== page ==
Whilst equipment, intelligence, training and support from American, British and French special forces will add steel to the operation, it will nevertheless involve difficult desert fighting conditions against a well-armed enemy.
On Friday, the Obama administration reiterated that ending the use of child soldiers is a priority for the U.S. In Congo, the U.S. has found a way to balance its national security interests with the interests of children. In other countries, it should do the same.
At a time when he would be excused for devoting every moment in front of an audience to ensuring his own political survival, the president spent valuable time tackling the scourge of human trafficking.
While the U.S. and the corporate media contemplate yet another intervention in Syria and/or Iran in the name of the "responsibility to protect" civilians, one should contemplate the reality of such interventions on those civilians we claim to protect.
Luis Moreno-Ocampo's recent decision to add separate charges on sexual violence against Bosco Ntaganda is a promising move. It may give voice to the many Congolese women and girls, abducted, raped and used as sexual slaves by their "commanders."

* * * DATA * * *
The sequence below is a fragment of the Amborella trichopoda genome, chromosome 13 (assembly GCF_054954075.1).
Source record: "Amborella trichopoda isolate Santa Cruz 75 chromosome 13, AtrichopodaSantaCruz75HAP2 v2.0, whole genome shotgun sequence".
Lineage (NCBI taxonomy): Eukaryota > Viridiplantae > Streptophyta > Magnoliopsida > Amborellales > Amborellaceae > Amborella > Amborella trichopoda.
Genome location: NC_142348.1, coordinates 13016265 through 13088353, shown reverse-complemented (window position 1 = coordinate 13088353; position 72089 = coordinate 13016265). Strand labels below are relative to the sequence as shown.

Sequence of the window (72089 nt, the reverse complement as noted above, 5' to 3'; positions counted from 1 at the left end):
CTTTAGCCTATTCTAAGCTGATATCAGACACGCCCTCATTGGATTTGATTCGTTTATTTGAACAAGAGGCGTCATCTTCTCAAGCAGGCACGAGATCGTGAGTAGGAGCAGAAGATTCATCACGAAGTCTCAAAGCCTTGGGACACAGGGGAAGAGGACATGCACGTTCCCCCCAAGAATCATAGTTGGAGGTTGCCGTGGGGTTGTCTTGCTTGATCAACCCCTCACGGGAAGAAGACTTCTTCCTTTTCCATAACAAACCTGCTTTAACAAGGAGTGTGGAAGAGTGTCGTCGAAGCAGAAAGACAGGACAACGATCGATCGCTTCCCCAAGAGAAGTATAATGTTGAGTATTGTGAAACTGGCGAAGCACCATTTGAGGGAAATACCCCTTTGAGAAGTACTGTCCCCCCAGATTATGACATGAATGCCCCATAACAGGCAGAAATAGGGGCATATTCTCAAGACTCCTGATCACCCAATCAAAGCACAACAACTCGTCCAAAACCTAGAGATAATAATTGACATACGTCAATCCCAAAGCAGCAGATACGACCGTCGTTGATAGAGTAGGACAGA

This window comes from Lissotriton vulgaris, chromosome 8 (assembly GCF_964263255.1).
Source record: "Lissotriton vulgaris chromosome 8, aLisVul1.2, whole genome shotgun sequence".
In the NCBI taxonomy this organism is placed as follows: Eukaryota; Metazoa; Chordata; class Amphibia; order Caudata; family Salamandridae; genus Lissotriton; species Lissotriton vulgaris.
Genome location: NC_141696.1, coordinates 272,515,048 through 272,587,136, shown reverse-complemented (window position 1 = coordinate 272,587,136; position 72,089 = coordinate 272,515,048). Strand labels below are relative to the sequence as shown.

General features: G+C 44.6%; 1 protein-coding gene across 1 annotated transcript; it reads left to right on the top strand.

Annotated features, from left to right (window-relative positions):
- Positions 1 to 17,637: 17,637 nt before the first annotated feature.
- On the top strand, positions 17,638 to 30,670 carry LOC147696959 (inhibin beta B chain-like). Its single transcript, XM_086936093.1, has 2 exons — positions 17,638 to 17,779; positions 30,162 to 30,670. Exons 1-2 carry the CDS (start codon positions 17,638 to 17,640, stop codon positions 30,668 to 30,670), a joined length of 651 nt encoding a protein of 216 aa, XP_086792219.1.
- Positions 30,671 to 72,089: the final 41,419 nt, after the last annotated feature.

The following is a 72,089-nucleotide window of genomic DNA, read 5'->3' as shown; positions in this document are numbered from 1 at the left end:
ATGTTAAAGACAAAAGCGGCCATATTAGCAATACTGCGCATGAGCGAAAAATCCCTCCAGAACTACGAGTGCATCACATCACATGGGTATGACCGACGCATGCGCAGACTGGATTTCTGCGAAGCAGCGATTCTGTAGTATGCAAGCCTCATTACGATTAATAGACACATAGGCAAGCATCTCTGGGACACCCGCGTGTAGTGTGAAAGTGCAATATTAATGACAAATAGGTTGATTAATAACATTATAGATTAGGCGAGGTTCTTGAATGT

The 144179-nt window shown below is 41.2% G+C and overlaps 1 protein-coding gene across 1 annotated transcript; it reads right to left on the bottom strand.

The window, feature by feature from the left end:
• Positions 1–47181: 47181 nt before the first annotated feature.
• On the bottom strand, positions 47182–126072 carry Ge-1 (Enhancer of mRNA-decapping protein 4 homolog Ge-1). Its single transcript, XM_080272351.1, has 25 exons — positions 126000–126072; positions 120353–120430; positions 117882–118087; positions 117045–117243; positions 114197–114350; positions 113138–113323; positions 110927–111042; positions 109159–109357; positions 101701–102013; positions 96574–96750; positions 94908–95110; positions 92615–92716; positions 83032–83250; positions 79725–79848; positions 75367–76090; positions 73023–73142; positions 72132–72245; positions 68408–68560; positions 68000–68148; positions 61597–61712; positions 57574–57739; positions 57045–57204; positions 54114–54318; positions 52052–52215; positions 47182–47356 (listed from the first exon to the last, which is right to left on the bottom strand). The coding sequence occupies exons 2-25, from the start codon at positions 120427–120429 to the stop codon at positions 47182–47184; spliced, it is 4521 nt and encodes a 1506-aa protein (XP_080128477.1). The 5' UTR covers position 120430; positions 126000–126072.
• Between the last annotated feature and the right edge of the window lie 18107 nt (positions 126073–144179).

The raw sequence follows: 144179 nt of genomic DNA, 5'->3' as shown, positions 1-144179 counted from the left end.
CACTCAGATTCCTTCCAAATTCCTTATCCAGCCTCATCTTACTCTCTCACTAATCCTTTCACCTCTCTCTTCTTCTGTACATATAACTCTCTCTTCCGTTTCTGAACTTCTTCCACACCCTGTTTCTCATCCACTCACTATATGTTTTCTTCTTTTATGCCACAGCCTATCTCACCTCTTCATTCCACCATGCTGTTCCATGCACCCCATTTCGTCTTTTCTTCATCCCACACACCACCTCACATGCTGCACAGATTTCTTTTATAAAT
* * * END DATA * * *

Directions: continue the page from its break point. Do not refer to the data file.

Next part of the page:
L.E.A.D Uganda's children do not want your pity. They do not need charity. Africa's youth want your support as an active, equal partner, so they can transform their communities, their country, and their continent.
Disregarding official orders, members of the Colombian army turn schools into barracks where they sleep, steal food from cafeterias and invite children to take helicopter rides and to visit military camps.
All of these children are in need of rescue -- all are children whose potential contributions to their society are being lost. All are a challenge to our consciences and to our capacity to do what we all instinctively want to do when we see a child in danger -- to save that child.
I believe that the success of the Kony video stems from its ability to simply and unambiguously articulate both the problem and an actionable solution. Kony is personified as the lone enemy that must be stopped in order to put an end to childhood conscriptions in Uganda.
The message that I took away from "Kony 2012'' is how easy it is to stir people's desire to do good and make this world a better place. Not just inspiring positive change in a few people, but on a grand 80 million-person scale.
If you see a problem in the world or even in your personal life, it is important to address it head on. Too often, people choose to look the other way to live in denial about a problem with the hope it will magically disappear.
I believe there is no mission more urgent than to help children who are suffering and I applaud Invisible Children for raising the awareness of Kony. I urge them to embrace the opportunity before them and point advocates to where war and abducting children is still happening: Congo.